Weak passwords are an invitation to be hacked. A password manager like LastPass, 1Password or KeePass makes it easy to create unique, strong passwords for every account you have. Install one of those apps and start replacing and saving your passwords for all of your accounts. In addition, make sure the login passwords for your personal devices and for your password managers are strong.

Pro tip: It's a myth that strong passwords must contain every character under the sun. In fact, length is what matters. So when possible, use passphrases, not passwords. For example, a passphrase like "the russians probably interfered in our election" is a very strong passphrase!

Sarah Lange and Holly Davis from Blue Pine Strategies recommend the following wrt passwords:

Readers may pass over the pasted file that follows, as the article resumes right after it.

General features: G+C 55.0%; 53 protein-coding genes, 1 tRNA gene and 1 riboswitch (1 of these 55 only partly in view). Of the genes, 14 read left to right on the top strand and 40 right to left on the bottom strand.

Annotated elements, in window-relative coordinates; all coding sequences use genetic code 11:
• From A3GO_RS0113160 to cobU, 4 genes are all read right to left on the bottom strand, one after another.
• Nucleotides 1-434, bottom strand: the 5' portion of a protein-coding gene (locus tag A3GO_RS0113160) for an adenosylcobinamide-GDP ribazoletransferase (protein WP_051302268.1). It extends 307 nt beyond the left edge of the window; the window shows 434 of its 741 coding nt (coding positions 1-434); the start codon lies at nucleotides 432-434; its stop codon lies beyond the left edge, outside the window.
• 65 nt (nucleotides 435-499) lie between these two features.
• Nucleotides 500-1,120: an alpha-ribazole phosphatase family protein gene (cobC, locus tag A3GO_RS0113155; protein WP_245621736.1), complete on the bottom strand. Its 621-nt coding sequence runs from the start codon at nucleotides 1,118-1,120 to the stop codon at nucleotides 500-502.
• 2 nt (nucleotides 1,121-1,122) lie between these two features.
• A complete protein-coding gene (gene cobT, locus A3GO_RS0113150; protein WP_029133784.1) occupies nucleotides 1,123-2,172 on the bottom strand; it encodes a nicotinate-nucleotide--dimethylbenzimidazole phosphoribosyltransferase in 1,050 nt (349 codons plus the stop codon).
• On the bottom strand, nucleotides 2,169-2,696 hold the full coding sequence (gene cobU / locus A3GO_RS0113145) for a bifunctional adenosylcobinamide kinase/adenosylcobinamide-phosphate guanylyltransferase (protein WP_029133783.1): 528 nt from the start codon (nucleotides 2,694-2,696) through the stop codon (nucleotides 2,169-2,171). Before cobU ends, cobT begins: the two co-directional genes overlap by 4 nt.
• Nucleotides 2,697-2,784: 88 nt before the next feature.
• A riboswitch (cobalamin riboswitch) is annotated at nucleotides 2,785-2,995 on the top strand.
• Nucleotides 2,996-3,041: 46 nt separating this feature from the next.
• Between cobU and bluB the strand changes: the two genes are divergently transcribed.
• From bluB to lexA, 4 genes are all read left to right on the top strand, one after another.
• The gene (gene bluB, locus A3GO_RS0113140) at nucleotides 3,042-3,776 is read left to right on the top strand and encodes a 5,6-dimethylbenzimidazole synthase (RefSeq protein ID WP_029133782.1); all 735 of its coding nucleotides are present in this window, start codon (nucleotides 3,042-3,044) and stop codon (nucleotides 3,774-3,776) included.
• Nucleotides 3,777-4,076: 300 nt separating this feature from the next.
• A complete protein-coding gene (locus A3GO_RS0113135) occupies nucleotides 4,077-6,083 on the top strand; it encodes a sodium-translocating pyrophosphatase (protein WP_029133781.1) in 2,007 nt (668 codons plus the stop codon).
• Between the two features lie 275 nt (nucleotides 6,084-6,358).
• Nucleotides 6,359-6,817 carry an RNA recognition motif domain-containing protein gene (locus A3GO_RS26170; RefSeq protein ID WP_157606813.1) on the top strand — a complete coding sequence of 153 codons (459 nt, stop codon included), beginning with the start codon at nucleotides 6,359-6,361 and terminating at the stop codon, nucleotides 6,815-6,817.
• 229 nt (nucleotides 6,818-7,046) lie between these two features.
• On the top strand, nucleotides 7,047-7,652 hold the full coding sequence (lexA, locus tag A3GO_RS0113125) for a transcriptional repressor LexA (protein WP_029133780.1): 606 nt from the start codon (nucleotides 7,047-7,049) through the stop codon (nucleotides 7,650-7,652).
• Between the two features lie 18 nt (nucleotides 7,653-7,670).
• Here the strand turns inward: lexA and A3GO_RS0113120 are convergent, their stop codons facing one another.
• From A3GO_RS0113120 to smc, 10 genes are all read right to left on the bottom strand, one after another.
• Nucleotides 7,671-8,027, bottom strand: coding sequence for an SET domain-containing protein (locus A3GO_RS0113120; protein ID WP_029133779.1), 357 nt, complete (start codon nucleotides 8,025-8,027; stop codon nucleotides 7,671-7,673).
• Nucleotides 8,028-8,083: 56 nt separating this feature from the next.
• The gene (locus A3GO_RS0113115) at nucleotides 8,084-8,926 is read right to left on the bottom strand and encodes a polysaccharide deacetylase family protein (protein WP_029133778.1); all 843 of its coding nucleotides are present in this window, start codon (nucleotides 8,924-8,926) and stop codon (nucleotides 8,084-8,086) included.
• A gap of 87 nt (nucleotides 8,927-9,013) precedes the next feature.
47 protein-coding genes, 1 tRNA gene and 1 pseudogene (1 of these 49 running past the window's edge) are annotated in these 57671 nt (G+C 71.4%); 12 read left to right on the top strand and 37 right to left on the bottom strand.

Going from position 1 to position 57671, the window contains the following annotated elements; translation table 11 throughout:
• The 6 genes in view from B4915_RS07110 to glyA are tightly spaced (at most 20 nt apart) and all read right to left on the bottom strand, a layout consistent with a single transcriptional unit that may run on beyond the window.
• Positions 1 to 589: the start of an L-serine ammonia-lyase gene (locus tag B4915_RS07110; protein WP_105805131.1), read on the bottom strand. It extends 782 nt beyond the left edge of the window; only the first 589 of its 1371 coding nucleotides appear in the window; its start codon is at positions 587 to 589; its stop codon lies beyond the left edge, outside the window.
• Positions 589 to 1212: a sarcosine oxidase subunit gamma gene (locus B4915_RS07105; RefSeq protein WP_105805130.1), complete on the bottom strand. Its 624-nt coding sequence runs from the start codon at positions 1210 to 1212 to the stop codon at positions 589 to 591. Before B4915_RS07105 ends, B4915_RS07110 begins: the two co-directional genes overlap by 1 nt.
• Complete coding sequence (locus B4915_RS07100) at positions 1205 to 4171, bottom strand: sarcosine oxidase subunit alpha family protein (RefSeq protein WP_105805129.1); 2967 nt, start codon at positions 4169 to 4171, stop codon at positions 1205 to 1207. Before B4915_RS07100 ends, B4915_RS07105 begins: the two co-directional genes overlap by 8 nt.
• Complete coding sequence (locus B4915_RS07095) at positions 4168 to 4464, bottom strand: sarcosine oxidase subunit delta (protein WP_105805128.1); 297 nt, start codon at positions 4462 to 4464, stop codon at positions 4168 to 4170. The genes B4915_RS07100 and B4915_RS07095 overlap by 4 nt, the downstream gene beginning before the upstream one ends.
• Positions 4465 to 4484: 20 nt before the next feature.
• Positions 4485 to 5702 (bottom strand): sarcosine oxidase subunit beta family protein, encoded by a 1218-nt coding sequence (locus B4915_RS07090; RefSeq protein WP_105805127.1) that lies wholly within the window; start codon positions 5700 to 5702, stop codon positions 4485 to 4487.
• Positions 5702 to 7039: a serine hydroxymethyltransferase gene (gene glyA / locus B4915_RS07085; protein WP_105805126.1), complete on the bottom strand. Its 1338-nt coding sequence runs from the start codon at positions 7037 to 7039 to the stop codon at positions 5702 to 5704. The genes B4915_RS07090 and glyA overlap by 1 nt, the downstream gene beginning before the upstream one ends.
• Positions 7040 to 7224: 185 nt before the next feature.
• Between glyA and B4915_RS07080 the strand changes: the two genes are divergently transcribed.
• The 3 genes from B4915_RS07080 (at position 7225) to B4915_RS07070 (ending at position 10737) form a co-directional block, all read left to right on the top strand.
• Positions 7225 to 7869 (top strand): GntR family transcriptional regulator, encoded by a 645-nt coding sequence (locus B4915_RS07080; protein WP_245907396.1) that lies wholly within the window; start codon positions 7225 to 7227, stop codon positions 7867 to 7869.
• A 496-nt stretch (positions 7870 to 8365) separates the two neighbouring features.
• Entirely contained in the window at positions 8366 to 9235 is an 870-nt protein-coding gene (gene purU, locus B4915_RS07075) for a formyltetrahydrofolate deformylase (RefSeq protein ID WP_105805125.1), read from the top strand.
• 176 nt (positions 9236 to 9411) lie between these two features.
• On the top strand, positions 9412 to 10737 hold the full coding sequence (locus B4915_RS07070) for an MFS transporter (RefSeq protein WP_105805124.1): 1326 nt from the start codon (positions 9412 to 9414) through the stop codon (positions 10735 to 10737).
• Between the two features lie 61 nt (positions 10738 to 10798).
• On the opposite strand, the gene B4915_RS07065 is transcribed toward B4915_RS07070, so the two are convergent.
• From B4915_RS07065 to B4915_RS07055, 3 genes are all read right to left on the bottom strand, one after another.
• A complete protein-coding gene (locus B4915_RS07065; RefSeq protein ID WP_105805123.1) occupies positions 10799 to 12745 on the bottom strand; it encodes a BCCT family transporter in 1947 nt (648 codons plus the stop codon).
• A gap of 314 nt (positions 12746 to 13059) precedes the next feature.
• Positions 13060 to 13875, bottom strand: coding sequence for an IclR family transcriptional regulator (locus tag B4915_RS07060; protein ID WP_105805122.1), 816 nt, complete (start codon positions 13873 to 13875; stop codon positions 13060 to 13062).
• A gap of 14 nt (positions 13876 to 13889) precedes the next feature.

• At least 13 characters in length

  • Add numbers and special characters

  • Use both uppercase and lowercase letters

Easy to remember, hard to crack:

  • Line from a favorite book, movie, or song

  • Address (not linked to you!)

  • Mantra or intention

  • Passphrase

Do not use information publicly available about you:

  • Name of your partner, child, or pet

  • Favorite sports team

  • Favorite food

Change passwords frequently:

  • Ideally every 3-6 months

Prioritize accounts for complex passwords

  • Use one password per account

Make sure all of your devices are encrypted.